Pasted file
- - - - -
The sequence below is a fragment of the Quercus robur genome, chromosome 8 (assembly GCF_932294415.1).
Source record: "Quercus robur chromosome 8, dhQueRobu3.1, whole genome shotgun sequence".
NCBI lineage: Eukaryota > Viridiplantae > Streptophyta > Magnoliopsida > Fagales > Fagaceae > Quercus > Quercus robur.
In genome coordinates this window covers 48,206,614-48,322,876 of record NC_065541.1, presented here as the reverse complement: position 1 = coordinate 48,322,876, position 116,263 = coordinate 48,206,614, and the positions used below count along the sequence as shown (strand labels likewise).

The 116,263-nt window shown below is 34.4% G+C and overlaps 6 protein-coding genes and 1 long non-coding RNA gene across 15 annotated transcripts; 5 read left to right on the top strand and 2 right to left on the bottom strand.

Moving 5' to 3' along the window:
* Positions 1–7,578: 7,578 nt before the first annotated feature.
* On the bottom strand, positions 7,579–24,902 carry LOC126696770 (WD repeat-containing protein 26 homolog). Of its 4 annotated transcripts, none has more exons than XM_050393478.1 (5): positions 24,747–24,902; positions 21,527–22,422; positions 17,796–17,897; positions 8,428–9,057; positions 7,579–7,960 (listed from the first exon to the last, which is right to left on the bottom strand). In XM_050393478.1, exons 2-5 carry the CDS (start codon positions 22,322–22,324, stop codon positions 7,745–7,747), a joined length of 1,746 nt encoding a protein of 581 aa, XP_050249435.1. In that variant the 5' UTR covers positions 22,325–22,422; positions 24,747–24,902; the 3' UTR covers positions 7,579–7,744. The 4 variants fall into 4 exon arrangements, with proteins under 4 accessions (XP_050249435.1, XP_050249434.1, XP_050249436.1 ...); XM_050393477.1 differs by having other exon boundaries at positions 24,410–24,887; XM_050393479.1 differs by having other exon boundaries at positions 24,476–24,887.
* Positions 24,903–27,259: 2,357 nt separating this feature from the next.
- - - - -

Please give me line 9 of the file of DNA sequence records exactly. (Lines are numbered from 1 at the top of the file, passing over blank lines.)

* Positions 24,903–27,259: 2,357 nt separating this feature from the next.